4. Inflated salaries. Salaries for people that have a certification (such as the Security+), no experience, are paper tigers, and could care less about cybersecurity are grossly inflated. This perpetuates the problem, as the lure of money attracts people, like moths to a flame, to a career field that they have no passion for and, therefore will not develop skill towards.

  5. Cybersecurity certification classes. People that just want to pass the test are not ideal students and are difficult to deal with as a trainer. They constantly ask “is that on the test?” and say things like “why are we learning that, if it’s not on the test?”. I often wonder if certification courses are helping or hurting the industry. Alpine Security’s trainers are awesome and really enjoy helping people that want to learn, pass the exam, and make a difference, but it is demoralizing, draining, and damn-right frustrating dealing with people that don’t care about cybersecurity and just want to pass an exam though.

Who “just wants to pass” the certification exam?

There are two main categories.

  1. People that heard cybersecurity pays well, just want to make money, and don’t care about the industry or profession.
  2. People that are mandated by their employer to have a cybersecurity certification for their job. This could be private or public sector.

Solutions

I can’t point out a challenge, without offering some solutions…

Licensing Requirements

Add licensing requirements for cybersecurity professionals. Many cybersecurity professionals protect your health records (PHI), intellectual property, and sensitive data (PHI – credit card data, date of birth, SSN, etc.). Just about every other industry has federal and state licensing requirements. If a barber needs a license to cut your hair, shouldn’t a cybersecurity professional? A cybersecurity professional protects your identity and medical records and may also be responsible for securing a hospital network and the life-sustaining medical device connected to your grandmother.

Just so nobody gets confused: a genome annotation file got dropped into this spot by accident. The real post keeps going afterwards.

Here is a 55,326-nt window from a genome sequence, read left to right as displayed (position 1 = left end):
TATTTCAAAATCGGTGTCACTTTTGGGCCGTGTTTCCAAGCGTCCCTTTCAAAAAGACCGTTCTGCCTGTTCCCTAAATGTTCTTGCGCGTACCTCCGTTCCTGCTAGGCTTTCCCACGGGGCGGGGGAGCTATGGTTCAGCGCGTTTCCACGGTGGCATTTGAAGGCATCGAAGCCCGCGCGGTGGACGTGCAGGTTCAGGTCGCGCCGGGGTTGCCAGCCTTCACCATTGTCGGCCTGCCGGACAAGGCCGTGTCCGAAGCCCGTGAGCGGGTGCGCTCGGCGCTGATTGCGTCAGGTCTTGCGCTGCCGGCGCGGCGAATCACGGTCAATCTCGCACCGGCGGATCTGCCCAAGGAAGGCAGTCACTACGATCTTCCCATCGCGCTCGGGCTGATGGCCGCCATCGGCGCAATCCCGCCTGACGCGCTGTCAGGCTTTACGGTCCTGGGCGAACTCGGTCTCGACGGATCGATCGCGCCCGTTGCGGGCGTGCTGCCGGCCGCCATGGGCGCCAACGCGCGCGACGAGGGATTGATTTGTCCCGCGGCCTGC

Cybersecurity has no license requirements. If I want to become a “Cybersecurity Analyst”, I don’t need a license. I can just start promoting myself as such, study brain dumps or exam crams, pass a few cybersecurity certification tests, become the “expert”, and provide ineffective cybersecurity for my organization.

cybersecurity certifications licensing

For comparison’s sake, let’s look at the licensing requirements to become a barber. A barber license is required in all 50 US states to work as a barber. The barber license requirements vary by state, so I’ll just pick one for comparison to a cybersecurity analyst. I’ll go with Arkansas because I grew up there from age 12-18. Here are Arkansas’s Barber License requirements (https://www.barber-license.com/arkansas/):

Step 1. Complete a Barber Education Program

As a candidate for an Arkansas barber license that has not been licensed in other states, you must first complete a formal barber program that is at least 1,500 hours in duration.

Step 2. Apply for an Arkansas Barber Technician Certification

The Board issues barber technician certifications for students who have completed at least 20 full working days of study in an approved school of barbering and at least 20 hours of study in the sterilization of tools and the barber laws of the State of Arkansas.

Step 3. Apply for an Arkansas Barber License and Take the Required Examinations

Once you have completed the required barber program, you must apply for a barber license at least 10 days before the date of the next barber examination. The Board furnishes all applicants with the appropriate forms.

The barber examinations include both a practical demonstration and a written and oral test. You must submit a completed application, along with a certification of your completed barber school hours, before you are eligible to participate in the examination process.

Step 4. Learn About Job Opportunities in Barbering and Keep your Arkansas Barber License Current